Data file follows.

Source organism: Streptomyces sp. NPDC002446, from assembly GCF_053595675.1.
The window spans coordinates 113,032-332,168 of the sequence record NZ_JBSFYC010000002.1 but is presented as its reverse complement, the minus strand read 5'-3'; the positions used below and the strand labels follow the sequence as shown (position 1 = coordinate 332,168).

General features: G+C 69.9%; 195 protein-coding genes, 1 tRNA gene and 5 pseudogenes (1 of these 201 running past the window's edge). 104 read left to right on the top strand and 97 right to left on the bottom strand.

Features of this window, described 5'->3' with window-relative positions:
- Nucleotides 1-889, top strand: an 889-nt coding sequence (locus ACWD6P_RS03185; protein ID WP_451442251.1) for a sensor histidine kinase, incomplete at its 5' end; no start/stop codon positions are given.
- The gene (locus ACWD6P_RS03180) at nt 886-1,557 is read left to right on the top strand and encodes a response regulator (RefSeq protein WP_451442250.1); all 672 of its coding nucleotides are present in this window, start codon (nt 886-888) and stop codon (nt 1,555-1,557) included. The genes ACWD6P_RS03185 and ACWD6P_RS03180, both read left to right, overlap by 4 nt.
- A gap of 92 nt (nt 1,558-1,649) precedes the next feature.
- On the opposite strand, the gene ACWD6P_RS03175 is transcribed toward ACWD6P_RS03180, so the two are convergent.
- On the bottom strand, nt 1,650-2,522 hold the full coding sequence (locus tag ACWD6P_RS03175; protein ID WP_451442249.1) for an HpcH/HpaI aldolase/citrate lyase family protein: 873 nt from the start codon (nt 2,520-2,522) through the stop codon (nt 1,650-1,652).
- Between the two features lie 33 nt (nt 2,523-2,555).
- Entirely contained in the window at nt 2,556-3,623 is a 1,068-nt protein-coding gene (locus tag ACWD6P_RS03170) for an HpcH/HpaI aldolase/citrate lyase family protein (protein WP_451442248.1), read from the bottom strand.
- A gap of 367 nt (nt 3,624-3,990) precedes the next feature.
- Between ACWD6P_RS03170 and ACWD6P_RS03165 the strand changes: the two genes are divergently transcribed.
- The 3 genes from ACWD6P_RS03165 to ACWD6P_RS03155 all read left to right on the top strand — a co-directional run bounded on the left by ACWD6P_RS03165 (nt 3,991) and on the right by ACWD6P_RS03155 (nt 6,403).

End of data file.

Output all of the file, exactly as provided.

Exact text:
Source organism: Streptomyces sp. NPDC002446, from assembly GCF_053595675.1.
The window spans coordinates 113,032-332,168 of the sequence record NZ_JBSFYC010000002.1 but is presented as its reverse complement, the minus strand read 5'-3'; the positions used below and the strand labels follow the sequence as shown (position 1 = coordinate 332,168).

General features: G+C 69.9%; 195 protein-coding genes, 1 tRNA gene and 5 pseudogenes (1 of these 201 running past the window's edge). 104 read left to right on the top strand and 97 right to left on the bottom strand.

Features of this window, described 5'->3' with window-relative positions:
- Nucleotides 1-889, top strand: an 889-nt coding sequence (locus ACWD6P_RS03185; protein ID WP_451442251.1) for a sensor histidine kinase, incomplete at its 5' end; no start/stop codon positions are given.
- The gene (locus ACWD6P_RS03180) at nt 886-1,557 is read left to right on the top strand and encodes a response regulator (RefSeq protein WP_451442250.1); all 672 of its coding nucleotides are present in this window, start codon (nt 886-888) and stop codon (nt 1,555-1,557) included. The genes ACWD6P_RS03185 and ACWD6P_RS03180, both read left to right, overlap by 4 nt.
- A gap of 92 nt (nt 1,558-1,649) precedes the next feature.
- On the opposite strand, the gene ACWD6P_RS03175 is transcribed toward ACWD6P_RS03180, so the two are convergent.
- On the bottom strand, nt 1,650-2,522 hold the full coding sequence (locus tag ACWD6P_RS03175; protein ID WP_451442249.1) for an HpcH/HpaI aldolase/citrate lyase family protein: 873 nt from the start codon (nt 2,520-2,522) through the stop codon (nt 1,650-1,652).
- Between the two features lie 33 nt (nt 2,523-2,555).
- Entirely contained in the window at nt 2,556-3,623 is a 1,068-nt protein-coding gene (locus tag ACWD6P_RS03170) for an HpcH/HpaI aldolase/citrate lyase family protein (protein WP_451442248.1), read from the bottom strand.
- A gap of 367 nt (nt 3,624-3,990) precedes the next feature.
- Between ACWD6P_RS03170 and ACWD6P_RS03165 the strand changes: the two genes are divergently transcribed.
- The 3 genes from ACWD6P_RS03165 to ACWD6P_RS03155 all read left to right on the top strand — a co-directional run bounded on the left by ACWD6P_RS03165 (nt 3,991) and on the right by ACWD6P_RS03155 (nt 6,403).